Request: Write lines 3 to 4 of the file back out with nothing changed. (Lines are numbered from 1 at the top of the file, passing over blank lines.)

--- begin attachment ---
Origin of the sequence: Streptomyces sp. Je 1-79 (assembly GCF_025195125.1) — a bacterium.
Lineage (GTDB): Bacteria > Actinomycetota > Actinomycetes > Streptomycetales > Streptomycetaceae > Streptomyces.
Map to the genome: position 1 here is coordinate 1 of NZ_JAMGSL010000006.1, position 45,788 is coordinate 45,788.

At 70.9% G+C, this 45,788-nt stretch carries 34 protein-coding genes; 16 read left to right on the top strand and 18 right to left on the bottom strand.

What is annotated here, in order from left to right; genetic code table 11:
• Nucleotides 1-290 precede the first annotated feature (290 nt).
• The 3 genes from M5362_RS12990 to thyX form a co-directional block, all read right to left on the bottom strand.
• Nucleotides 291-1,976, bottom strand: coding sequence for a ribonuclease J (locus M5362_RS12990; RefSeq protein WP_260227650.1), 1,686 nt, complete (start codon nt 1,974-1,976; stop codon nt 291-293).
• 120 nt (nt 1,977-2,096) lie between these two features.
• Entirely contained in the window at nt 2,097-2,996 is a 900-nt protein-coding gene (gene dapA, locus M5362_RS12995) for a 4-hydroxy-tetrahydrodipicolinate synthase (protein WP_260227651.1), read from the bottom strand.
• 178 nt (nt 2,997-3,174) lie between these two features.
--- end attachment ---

Map to the genome: position 1 here is coordinate 1 of NZ_JAMGSL010000006.1, position 45,788 is coordinate 45,788.

At 70.9% G+C, this 45,788-nt stretch carries 34 protein-coding genes; 16 read left to right on the top strand and 18 right to left on the bottom strand.